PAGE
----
Final Payments

Illinois requires that final paychecks be paid on the next scheduled payday but does not have specific rules about how to send a final paycheck, so the final paycheck can be paid via direct deposit (if an employee previously authorized direct deposit for wages), or by check or payroll pay card, either in-person, or mailed. The final paycheck should contain the employee's regular wages from the most recent pay period, plus other types of compensation owed such as commissions, bonuses, and accrued sick and vacation pay. 820 ILCS 115/5.

Unemployment Insurance

Illinois unemployment insurance benefits provide temporary financial assistance to workers unemployed through no fault of their own who meet the state's eligibility requirements. To be eligible for this benefit program, the employee must be a resident of Illinois and meet all of the following:

  • Be unemployed;
  • Have worked in Illinois during the past 12 months (this period may be longer in some cases);
  • Have earned a minimum amount of wages determined by Illinois guidelines; and
  • Be actively seeking work each week they are collecting benefits.

Workers' Compensation

The Illinois workers' compensation law requires employers to purchase insurance that covers work-related injuries and occupational diseases regardless of fault; it can also bar an employee from filing a lawsuit against the employer. Employers with one or more employees are required to obtain and post notices of workers' compensation insurance (with limited exceptions) (820 ILCS 305/1). Some types of benefits include:

  • Medical care: care reasonably required to cure or relieve the employee of the effects of the injury (820 ILCS 305/8(a))
  • Temporary total disability: compensate worker totally disabled from work for a temporary period of time (820 ILCS 305/8(b))
  • Temporary partial disability: benefits while the employee is recovering from injury but working light duty for less compensation (820 ILCS 305/8(a))
  • Permanent partial disability: compensate for permanent damage even if the employee returns to work (820 ILCS 305/8.1b)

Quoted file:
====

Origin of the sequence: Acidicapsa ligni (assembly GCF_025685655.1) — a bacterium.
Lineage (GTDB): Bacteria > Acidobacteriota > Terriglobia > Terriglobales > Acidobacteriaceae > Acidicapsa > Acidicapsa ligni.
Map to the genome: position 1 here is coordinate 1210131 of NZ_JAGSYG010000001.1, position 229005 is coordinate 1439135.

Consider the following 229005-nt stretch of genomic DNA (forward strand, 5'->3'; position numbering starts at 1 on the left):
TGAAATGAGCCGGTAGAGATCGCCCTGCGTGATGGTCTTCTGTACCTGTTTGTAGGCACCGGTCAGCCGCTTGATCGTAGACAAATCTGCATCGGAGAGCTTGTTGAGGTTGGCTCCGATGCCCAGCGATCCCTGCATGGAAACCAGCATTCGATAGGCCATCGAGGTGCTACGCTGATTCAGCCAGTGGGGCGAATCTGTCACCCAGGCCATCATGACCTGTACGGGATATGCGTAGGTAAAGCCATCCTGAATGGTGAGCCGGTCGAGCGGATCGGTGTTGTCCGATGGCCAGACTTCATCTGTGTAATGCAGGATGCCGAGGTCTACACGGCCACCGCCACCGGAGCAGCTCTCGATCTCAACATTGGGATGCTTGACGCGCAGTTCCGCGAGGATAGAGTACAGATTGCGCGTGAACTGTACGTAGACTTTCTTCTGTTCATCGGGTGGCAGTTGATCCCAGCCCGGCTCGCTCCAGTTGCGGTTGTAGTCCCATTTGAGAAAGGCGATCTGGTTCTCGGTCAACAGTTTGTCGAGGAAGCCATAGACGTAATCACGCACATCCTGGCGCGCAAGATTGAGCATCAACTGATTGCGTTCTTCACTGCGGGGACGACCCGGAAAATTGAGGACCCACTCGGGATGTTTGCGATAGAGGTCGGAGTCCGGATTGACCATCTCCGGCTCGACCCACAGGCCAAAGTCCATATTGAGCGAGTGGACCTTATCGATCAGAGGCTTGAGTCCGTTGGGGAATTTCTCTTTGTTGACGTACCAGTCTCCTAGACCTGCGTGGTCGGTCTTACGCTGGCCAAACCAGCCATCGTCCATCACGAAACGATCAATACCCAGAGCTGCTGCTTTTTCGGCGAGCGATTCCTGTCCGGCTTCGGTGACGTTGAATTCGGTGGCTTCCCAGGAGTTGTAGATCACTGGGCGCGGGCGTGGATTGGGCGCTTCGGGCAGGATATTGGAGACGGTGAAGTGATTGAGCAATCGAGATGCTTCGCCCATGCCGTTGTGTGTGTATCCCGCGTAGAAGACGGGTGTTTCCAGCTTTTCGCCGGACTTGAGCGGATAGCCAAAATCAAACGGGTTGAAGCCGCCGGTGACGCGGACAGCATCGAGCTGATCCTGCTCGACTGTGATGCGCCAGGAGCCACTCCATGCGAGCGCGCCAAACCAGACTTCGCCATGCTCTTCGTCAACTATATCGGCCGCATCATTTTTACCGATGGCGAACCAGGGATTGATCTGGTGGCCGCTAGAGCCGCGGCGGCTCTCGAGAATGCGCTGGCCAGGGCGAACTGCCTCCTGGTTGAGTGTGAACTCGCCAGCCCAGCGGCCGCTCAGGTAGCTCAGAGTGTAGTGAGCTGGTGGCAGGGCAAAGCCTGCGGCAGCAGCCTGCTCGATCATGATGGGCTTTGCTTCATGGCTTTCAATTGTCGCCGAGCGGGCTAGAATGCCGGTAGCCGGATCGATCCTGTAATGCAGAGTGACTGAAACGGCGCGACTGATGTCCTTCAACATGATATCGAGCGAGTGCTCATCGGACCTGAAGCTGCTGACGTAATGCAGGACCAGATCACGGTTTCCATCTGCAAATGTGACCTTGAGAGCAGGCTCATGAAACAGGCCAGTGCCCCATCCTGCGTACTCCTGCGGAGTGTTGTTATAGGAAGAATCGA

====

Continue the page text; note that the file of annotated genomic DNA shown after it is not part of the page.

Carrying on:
• Permanent total disability: compensate the employee rendered permanently unable to work (820 ILCS 305/8(f) & (g))
  • Death benefits: for surviving family members if the employee dies from work-related injury or disease (820 ILCS 305/8b) & (g))

Child Labor

The Illinois Child Labor Law regulates the employment of workers under the age of 16 and prohibits most work by children under the age of 14. The Illinois Department of Labor, through its Fair Labor Standards Division, administers and enforces the Child Labor Law. Minors who are authorized to work in Illinois are subject to restrictions on when they can work and how many hours they can work. The exact restrictions in effect depend on the age of the minor and are designed to ensure that work does not interfere with the minor's schooling. 820 ILCS 205/3.

Gun Laws

Employers may prohibit employees from bringing weapons on their property if they post a conspicuous sign to that effect in certain situations. Employers may not prevent employees with concealed carry licenses from storing those firearms or ammunition in a locked vehicle out of view in the employer's parking area. 430 ILCS 66/65.


Illinois law prohibits employment policies that prevent employees from disclosing information to a government or law enforcement agency if the employee has reasonable cause to believe that the information discloses a violation of a state or federal law, rule, or regulation. Employers are also prohibited from retaliating against an employee for disclosing information where the employee has reasonable cause to believe that the information discloses a violation of such an order. 740 ILCS 174/15.

Artificial Intelligence Video Interview Act

Some employers use artificial intelligence technologies to conduct hiring interviews. Before an employer conducts an artificial intelligence interview, the employer must notify the applicant that artificial intelligence will be used to analyze the applicant's interview, provide the applicant with information explaining how the artificial intelligence works, and obtain consent from the applicant to be evaluated by the artificial intelligence program. Also, upon request from the applicant, employers must delete an applicant's interviews and instruct any other people who received copies of the applicant's video interviews to delete the videos within 30 days after receipt of the request.

Employers who rely solely upon an artificial intelligence analysis of a video interview to determine whether an applicant will be selected for an in-person interview must collect and report demographic data about the applicants to the Department of Commerce and Economic Opportunity annually by December 31. 820 ILCS 42/20.

Pay Transparency

Effective January 1, 2025, Illinois law will require employers with more than 15 employees to disclose pay scales and benefits in job postings. Illinois House Bill 3129.